Up from the Footnote: A History of Women Journalists

By Marion Marzolf | Go to book overview

1
Widow Printer to Big City Reporter

IN COLONIAL AMERICA it was "quite a common thing for widows-especially of printers, innkeepers, and traders -- to take up and carry on the husband's trade, and not uncommon for them to set up businesses of their own," observed Isaiah Thomas, himself a printer and the first historian of American journalism.


Printing in the Colonies

At one time there were as many as four colonial women printers operating in different parts of the country. The earliest was Dinah Nuthead in Maryland in 1696. Five, including Nuthead, were official printers before the War for Independence, and all but one of those also published a weekly newspaper.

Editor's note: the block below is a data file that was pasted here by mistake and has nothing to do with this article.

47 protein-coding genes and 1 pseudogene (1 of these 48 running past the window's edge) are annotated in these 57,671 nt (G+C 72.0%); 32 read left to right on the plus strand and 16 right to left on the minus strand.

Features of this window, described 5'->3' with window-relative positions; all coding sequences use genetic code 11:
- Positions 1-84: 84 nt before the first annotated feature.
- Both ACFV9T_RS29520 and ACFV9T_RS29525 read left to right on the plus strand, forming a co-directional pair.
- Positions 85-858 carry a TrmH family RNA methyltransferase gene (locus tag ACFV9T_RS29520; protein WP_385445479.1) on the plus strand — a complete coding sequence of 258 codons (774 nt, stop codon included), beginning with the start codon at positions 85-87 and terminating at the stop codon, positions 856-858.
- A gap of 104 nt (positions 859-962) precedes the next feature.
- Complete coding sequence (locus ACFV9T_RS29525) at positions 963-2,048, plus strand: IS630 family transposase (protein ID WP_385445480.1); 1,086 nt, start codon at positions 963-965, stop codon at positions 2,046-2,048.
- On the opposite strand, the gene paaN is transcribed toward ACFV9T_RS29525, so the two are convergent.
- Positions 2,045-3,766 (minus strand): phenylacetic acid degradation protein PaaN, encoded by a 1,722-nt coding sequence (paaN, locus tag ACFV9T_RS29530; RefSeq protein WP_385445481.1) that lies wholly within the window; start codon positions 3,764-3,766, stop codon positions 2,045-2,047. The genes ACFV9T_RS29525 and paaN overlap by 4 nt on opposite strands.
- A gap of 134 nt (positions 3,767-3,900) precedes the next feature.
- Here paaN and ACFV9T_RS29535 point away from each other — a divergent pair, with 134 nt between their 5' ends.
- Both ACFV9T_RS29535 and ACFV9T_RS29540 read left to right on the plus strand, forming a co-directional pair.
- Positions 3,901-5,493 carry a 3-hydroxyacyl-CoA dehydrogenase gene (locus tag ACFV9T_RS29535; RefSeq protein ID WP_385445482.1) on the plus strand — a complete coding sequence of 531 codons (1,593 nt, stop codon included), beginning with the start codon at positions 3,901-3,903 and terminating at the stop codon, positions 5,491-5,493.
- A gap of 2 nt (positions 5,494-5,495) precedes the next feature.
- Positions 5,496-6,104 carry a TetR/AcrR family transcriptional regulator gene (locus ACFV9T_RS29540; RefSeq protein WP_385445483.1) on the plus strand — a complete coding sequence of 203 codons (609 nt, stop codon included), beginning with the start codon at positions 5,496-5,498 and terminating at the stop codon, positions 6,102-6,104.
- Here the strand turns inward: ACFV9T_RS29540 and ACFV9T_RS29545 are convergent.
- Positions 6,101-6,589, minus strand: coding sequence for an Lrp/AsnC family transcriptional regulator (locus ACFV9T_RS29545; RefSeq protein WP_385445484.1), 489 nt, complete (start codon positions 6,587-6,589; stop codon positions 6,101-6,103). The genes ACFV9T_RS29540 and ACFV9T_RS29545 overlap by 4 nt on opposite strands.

Printing in the colonies was introduced in 1638 at Harvard University, and the first continuously published newspaper was established in 1704. Most early printers had to supplement their incomes by selling a variety of goods along with printed pamphlets, broadsides and commercial forms. The designation as an official printer assured regular government work.

So it was not an unimportant piece of cargo that was loaded

-1-

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Up from the Footnote: A History of Women Journalists
Table of contents

Table of contents

  • Title Page iii
  • Contents v
  • Foreword vii
  • Acknowledgments ix
  • 2 - Sob Sister to War Correspondent 32
  • Sources Consulted 72
  • Sources Consulted 116
  • Sources Consulted 155
  • 5 - Newswoman on Camera 157
  • Sources Consulted 198
  • 7 - The Feminist Press Then and Now 219
  • Sources Consulted 247
  • 8 - Women Who Teach the Journalists 248
  • Sources Consulted 265
  • 9 - View from Europe 266
  • Sources Consulted 297
  • Index 298
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